Conservative Party conference in 2008. Very white. Photograph: Getty Images.
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Does the Tory party understand non-white people?

The real reasons why so many black and Asian people refuse to vote Conservative.

David Cameron made the welcome point this week that black and minority ethnic (BME) communities must be given greater respect if the Conservative party intends to win the next general election. Pointing to research  showing that only 16 per cent of BME voters support the Conservatives while two thirds voted Labour, he deserves  a great deal of credit given the vitriol that calls for BME representation receive from within the party’s right wing. When Sayeeda Warsi was appointed as Conservative Party chairman, a cynical response followed from the influential Tory website ConservativeHome, where Nile Gardiner commented that appointing someone with her views was “the wrong signal at a time when Britain is fighting a global war against Islamic terrorism and extremism”.

Within the parliamentary party, modernising voices are calling for change. Conservative Party Vice Chairman, Alok Sharma, is responsible for developing the strategy to encourage greater BME participation. He recently blogged the case for listed companies to reveal how many employees come from BME backgrounds and to state numbers represented on boards or at senior level. Croydon Central MP, Gavin Barwell, has also come out in support of Cameron’s plea to the party and said the party “faces an existential threat if it does not increase support among voters from minority communities.”

But before anyone begins to think that with all this support coming from the leadership, BME communities have “never had it so good” it may be worth looking again at the remedies being proposed and being honest about the real reasons why so many black and Asian people refuse to vote Conservative.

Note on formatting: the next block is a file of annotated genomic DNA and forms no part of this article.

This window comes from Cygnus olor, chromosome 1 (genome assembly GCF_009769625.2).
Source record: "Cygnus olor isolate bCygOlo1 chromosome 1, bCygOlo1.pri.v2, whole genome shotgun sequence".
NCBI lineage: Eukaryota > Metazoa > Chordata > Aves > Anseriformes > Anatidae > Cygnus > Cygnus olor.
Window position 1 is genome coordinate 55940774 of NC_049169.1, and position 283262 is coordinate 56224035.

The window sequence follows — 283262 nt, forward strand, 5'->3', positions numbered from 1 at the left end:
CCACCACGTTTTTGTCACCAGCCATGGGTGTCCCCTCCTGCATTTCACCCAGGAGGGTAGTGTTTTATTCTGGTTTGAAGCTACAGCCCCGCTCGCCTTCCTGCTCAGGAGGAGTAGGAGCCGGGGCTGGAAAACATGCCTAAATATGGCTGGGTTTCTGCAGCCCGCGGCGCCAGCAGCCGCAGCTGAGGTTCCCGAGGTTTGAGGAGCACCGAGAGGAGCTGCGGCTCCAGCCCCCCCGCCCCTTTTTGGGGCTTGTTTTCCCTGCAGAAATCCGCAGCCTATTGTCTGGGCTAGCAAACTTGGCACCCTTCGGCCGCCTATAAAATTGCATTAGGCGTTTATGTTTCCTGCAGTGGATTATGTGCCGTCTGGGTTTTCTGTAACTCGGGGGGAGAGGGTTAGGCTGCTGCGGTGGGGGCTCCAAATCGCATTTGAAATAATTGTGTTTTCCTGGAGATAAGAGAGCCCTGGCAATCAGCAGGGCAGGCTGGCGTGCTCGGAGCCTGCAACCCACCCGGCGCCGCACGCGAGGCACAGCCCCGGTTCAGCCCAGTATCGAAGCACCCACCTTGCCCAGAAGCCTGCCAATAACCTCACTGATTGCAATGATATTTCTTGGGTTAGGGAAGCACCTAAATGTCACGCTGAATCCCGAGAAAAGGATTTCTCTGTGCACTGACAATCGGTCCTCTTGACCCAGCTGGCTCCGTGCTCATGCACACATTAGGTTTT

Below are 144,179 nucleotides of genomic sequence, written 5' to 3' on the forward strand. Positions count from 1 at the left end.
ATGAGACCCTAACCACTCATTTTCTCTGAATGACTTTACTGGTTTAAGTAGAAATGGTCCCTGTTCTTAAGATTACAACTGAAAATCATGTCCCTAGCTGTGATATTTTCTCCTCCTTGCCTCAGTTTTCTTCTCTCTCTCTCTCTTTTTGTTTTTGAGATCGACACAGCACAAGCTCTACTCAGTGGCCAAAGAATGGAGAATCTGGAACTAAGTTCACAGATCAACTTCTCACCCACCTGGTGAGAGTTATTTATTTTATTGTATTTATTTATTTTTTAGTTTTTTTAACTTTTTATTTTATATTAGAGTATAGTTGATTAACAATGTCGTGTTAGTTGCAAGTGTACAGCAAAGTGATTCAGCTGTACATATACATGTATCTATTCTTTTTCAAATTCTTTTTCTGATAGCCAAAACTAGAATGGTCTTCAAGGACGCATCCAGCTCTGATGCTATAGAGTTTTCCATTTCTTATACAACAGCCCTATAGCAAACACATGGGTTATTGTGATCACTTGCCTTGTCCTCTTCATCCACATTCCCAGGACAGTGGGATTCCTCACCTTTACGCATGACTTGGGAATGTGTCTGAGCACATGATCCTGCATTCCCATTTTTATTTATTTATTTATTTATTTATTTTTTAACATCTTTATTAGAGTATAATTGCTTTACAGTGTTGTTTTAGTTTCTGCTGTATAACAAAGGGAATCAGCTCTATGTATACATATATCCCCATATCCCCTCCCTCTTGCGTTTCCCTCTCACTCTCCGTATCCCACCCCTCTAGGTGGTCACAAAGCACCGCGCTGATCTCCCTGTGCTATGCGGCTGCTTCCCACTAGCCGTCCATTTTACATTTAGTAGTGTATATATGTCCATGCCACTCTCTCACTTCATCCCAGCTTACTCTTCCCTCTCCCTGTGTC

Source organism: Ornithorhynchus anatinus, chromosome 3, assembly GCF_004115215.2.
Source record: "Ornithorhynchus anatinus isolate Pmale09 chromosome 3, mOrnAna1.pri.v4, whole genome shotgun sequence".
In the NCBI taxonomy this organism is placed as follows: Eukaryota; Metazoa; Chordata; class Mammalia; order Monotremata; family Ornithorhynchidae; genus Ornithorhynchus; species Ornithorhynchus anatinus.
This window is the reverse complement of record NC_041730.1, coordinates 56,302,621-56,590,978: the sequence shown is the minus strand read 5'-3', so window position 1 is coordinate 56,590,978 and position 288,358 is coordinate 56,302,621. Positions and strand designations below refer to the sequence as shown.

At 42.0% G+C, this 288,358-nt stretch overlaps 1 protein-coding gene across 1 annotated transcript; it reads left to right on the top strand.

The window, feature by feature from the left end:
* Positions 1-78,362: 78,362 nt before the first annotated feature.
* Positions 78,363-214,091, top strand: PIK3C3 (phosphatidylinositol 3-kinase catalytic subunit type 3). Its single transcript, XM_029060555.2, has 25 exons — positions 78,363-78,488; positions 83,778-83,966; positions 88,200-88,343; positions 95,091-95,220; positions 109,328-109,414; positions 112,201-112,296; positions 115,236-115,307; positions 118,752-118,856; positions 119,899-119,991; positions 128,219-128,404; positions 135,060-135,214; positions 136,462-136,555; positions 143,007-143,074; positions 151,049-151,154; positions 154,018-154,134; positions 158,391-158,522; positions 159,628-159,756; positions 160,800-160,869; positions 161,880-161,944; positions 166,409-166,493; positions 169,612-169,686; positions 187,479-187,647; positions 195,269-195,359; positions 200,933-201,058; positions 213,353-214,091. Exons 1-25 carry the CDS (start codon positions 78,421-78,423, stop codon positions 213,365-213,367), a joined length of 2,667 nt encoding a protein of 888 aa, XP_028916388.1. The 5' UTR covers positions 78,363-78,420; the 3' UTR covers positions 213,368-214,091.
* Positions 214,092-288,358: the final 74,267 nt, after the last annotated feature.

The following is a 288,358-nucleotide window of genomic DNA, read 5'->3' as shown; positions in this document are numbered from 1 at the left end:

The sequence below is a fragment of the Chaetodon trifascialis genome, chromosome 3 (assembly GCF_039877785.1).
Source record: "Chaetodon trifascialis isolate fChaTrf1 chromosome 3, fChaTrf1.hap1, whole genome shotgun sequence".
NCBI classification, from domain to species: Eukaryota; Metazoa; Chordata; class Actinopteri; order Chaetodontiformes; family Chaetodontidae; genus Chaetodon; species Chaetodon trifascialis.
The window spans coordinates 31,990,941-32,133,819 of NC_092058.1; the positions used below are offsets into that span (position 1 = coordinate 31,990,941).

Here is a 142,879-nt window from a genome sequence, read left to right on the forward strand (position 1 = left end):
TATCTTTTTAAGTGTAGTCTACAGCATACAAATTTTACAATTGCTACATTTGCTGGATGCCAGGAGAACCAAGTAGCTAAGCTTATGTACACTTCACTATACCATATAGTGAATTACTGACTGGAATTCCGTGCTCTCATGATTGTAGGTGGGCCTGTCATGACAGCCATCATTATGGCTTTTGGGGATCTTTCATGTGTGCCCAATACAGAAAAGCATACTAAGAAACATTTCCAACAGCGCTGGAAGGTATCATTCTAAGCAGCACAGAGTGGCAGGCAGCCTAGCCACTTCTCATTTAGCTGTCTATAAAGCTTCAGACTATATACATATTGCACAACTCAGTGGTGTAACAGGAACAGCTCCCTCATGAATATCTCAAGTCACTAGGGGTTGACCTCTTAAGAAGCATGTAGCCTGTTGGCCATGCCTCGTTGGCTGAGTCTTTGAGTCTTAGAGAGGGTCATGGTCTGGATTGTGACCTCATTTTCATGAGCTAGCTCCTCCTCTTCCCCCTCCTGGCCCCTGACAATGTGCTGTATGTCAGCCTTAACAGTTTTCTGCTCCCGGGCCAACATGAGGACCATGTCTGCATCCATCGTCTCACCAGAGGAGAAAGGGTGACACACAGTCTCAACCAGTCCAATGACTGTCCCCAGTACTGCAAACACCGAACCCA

The Independent newspaper reported that MPs are being urged to ramp up their ethnic minority PR to win favour. Instructions to get more coverage in ethnic-minority press, attend key events, and hit TV and radio stations with BME friendly messages are the order of the day. As noble an idea as this might first appear, other rather more substantive factors need “fessing up” to head on.

Research by Tory peer and pollster, Lord Ashcroft, shows that Bangladeshi and Black African respondents were the most likely to say Labour “shares my values” (74 per cent and 81 per cent). Only 16 per cent of Black Caribbean respondents said the Conservative Party “shares my values”. At the same time, the research concludes for British Muslims voters, there is a “perception that the Conservative Party does not stand for fairness, is actively hostile to people from different ethnic and religious backgrounds, and that its policies have shown this to be the case, were the strongest factors for Muslims who say they would never vote Tory.”

I can understand how views like this are incubated. As a recent – now former – conservative local councillor at Reigate and Banstead Borough Council in Surrey, I asked for a break between the Christian vicar-led prayers and the beginning of council meetings. Sadly, I was not too shocked on receiving an email from an executive member of council - copied to the rest of the Conservative group – which read: “As far as I am concerned the most basic gift we can offer the minorities is the one we all enjoy and that is freedom. Freedom to not attend, walk away, or go somewhere else if you don't like the way we live.”  This view was shared unanimously by the other Conservative members. On my part, I was keen to serve another term, but the local party was not quite so keen.